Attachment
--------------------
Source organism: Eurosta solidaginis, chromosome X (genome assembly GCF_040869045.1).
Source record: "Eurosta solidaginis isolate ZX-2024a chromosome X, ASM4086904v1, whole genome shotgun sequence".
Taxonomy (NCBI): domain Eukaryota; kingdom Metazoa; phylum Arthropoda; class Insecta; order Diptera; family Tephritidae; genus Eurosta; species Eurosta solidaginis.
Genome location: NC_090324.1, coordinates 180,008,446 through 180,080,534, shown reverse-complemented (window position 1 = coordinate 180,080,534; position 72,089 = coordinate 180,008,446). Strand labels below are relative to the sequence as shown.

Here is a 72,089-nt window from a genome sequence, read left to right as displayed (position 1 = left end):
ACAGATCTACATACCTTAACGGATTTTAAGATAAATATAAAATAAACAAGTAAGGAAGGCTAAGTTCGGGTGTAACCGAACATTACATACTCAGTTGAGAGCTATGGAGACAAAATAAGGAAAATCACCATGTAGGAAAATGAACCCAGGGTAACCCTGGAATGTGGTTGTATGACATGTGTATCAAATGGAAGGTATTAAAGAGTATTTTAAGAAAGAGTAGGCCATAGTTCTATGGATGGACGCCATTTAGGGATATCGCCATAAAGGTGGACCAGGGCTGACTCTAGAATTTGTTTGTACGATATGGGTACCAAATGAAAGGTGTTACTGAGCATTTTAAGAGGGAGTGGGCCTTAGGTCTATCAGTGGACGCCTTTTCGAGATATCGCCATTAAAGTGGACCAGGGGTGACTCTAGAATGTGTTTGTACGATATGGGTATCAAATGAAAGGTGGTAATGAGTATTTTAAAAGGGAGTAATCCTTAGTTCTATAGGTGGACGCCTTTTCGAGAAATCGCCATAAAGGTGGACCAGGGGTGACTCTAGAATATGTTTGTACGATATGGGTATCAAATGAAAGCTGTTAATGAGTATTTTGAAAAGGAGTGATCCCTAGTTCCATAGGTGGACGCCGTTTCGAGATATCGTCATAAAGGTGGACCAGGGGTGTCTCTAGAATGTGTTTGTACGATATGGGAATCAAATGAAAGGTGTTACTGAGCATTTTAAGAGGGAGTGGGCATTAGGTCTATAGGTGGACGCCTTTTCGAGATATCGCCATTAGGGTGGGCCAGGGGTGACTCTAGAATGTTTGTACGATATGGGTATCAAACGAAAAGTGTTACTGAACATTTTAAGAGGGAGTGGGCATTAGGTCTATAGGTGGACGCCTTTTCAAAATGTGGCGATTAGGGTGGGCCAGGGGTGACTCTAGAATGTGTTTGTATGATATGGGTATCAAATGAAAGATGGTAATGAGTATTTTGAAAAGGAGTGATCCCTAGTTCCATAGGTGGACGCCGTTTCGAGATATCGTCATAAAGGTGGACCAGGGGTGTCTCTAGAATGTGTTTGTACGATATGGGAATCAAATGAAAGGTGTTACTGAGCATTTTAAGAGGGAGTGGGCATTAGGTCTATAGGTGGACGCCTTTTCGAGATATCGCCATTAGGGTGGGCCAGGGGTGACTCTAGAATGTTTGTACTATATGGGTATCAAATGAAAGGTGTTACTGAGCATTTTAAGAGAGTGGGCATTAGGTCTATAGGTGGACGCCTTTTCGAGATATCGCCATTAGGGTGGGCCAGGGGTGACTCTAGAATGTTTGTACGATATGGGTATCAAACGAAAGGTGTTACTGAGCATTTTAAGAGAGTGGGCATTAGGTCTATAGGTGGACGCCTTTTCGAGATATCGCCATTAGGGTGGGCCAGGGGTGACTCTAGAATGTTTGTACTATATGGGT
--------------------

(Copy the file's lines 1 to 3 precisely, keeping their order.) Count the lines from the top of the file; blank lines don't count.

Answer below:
Source organism: Eurosta solidaginis, chromosome X (genome assembly GCF_040869045.1).
Source record: "Eurosta solidaginis isolate ZX-2024a chromosome X, ASM4086904v1, whole genome shotgun sequence".
Taxonomy (NCBI): domain Eukaryota; kingdom Metazoa; phylum Arthropoda; class Insecta; order Diptera; family Tephritidae; genus Eurosta; species Eurosta solidaginis.